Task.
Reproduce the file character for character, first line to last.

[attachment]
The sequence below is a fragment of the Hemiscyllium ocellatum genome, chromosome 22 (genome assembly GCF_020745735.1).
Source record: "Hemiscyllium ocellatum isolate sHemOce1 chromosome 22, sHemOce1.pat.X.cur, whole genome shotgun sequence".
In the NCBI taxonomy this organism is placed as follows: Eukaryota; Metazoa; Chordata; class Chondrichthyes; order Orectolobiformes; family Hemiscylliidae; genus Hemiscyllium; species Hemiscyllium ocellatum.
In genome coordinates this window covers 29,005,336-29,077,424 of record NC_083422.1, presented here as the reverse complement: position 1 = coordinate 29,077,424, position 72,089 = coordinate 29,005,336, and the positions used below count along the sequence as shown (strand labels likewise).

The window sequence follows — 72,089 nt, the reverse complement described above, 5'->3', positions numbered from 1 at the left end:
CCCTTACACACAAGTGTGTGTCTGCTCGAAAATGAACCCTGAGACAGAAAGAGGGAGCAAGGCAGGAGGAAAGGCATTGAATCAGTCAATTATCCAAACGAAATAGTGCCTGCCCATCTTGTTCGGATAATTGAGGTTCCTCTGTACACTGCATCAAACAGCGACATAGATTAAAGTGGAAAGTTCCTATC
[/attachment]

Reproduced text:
The sequence below is a fragment of the Hemiscyllium ocellatum genome, chromosome 22 (genome assembly GCF_020745735.1).
Source record: "Hemiscyllium ocellatum isolate sHemOce1 chromosome 22, sHemOce1.pat.X.cur, whole genome shotgun sequence".
In the NCBI taxonomy this organism is placed as follows: Eukaryota; Metazoa; Chordata; class Chondrichthyes; order Orectolobiformes; family Hemiscylliidae; genus Hemiscyllium; species Hemiscyllium ocellatum.
In genome coordinates this window covers 29,005,336-29,077,424 of record NC_083422.1, presented here as the reverse complement: position 1 = coordinate 29,077,424, position 72,089 = coordinate 29,005,336, and the positions used below count along the sequence as shown (strand labels likewise).

The window sequence follows — 72,089 nt, the reverse complement described above, 5'->3', positions numbered from 1 at the left end:
CCCTTACACACAAGTGTGTGTCTGCTCGAAAATGAACCCTGAGACAGAAAGAGGGAGCAAGGCAGGAGGAAAGGCATTGAATCAGTCAATTATCCAAACGAAATAGTGCCTGCCCATCTTGTTCGGATAATTGAGGTTCCTCTGTACACTGCATCAAACAGCGACATAGATTAAAGTGGAAAGTTCCTATC